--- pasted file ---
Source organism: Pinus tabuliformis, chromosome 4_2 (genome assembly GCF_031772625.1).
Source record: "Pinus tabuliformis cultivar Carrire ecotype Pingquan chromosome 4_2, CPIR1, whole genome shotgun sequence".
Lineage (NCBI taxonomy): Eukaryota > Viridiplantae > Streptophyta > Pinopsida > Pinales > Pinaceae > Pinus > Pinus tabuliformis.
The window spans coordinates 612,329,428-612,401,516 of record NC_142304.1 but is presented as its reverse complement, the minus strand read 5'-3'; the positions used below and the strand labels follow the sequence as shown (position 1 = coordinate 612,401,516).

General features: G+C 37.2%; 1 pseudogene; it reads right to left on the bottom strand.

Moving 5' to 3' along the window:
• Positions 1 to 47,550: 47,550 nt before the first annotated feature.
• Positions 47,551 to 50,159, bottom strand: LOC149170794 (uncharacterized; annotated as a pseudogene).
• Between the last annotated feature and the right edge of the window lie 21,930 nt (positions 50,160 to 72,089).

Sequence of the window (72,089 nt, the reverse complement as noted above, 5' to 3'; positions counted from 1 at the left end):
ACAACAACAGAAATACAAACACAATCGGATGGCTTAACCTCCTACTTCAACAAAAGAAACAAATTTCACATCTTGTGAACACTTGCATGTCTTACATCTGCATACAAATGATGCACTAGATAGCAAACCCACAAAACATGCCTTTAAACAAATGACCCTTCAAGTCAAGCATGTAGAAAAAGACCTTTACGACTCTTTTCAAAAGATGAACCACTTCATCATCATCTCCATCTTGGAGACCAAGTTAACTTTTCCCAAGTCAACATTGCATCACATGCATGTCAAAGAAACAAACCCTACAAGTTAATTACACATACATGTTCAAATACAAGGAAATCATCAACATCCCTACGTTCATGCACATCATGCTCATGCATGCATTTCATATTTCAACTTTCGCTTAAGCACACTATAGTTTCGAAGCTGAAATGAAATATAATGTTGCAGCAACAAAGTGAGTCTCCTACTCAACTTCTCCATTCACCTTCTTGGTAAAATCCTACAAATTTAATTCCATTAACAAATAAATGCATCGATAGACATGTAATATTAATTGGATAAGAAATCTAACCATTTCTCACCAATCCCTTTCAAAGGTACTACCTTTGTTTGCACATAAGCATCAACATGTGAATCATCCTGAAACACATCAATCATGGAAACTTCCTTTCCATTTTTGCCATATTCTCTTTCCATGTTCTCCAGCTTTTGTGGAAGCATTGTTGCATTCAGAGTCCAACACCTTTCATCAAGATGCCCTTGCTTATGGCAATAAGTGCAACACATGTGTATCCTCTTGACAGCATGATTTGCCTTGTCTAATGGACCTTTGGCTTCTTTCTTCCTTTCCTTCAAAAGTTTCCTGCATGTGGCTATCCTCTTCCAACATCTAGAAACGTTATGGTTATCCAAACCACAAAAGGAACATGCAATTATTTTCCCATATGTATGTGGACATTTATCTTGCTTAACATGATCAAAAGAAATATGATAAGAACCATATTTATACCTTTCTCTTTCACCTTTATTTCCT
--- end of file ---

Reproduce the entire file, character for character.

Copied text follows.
Source organism: Pinus tabuliformis, chromosome 4_2 (genome assembly GCF_031772625.1).
Source record: "Pinus tabuliformis cultivar Carrire ecotype Pingquan chromosome 4_2, CPIR1, whole genome shotgun sequence".
Lineage (NCBI taxonomy): Eukaryota > Viridiplantae > Streptophyta > Pinopsida > Pinales > Pinaceae > Pinus > Pinus tabuliformis.
The window spans coordinates 612,329,428-612,401,516 of record NC_142304.1 but is presented as its reverse complement, the minus strand read 5'-3'; the positions used below and the strand labels follow the sequence as shown (position 1 = coordinate 612,401,516).

General features: G+C 37.2%; 1 pseudogene; it reads right to left on the bottom strand.

Moving 5' to 3' along the window:
• Positions 1 to 47,550: 47,550 nt before the first annotated feature.
• Positions 47,551 to 50,159, bottom strand: LOC149170794 (uncharacterized; annotated as a pseudogene).
• Between the last annotated feature and the right edge of the window lie 21,930 nt (positions 50,160 to 72,089).

Sequence of the window (72,089 nt, the reverse complement as noted above, 5' to 3'; positions counted from 1 at the left end):
ACAACAACAGAAATACAAACACAATCGGATGGCTTAACCTCCTACTTCAACAAAAGAAACAAATTTCACATCTTGTGAACACTTGCATGTCTTACATCTGCATACAAATGATGCACTAGATAGCAAACCCACAAAACATGCCTTTAAACAAATGACCCTTCAAGTCAAGCATGTAGAAAAAGACCTTTACGACTCTTTTCAAAAGATGAACCACTTCATCATCATCTCCATCTTGGAGACCAAGTTAACTTTTCCCAAGTCAACATTGCATCACATGCATGTCAAAGAAACAAACCCTACAAGTTAATTACACATACATGTTCAAATACAAGGAAATCATCAACATCCCTACGTTCATGCACATCATGCTCATGCATGCATTTCATATTTCAACTTTCGCTTAAGCACACTATAGTTTCGAAGCTGAAATGAAATATAATGTTGCAGCAACAAAGTGAGTCTCCTACTCAACTTCTCCATTCACCTTCTTGGTAAAATCCTACAAATTTAATTCCATTAACAAATAAATGCATCGATAGACATGTAATATTAATTGGATAAGAAATCTAACCATTTCTCACCAATCCCTTTCAAAGGTACTACCTTTGTTTGCACATAAGCATCAACATGTGAATCATCCTGAAACACATCAATCATGGAAACTTCCTTTCCATTTTTGCCATATTCTCTTTCCATGTTCTCCAGCTTTTGTGGAAGCATTGTTGCATTCAGAGTCCAACACCTTTCATCAAGATGCCCTTGCTTATGGCAATAAGTGCAACACATGTGTATCCTCTTGACAGCATGATTTGCCTTGTCTAATGGACCTTTGGCTTCTTTCTTCCTTTCCTTCAAAAGTTTCCTGCATGTGGCTATCCTCTTCCAACATCTAGAAACGTTATGGTTATCCAAACCACAAAAGGAACATGCAATTATTTTCCCATATGTATGTGGACATTTATCTTGCTTAACATGATCAAAAGAAATATGATAAGAACCATATTTATACCTTTCTCTTTCACCTTTATTTCCT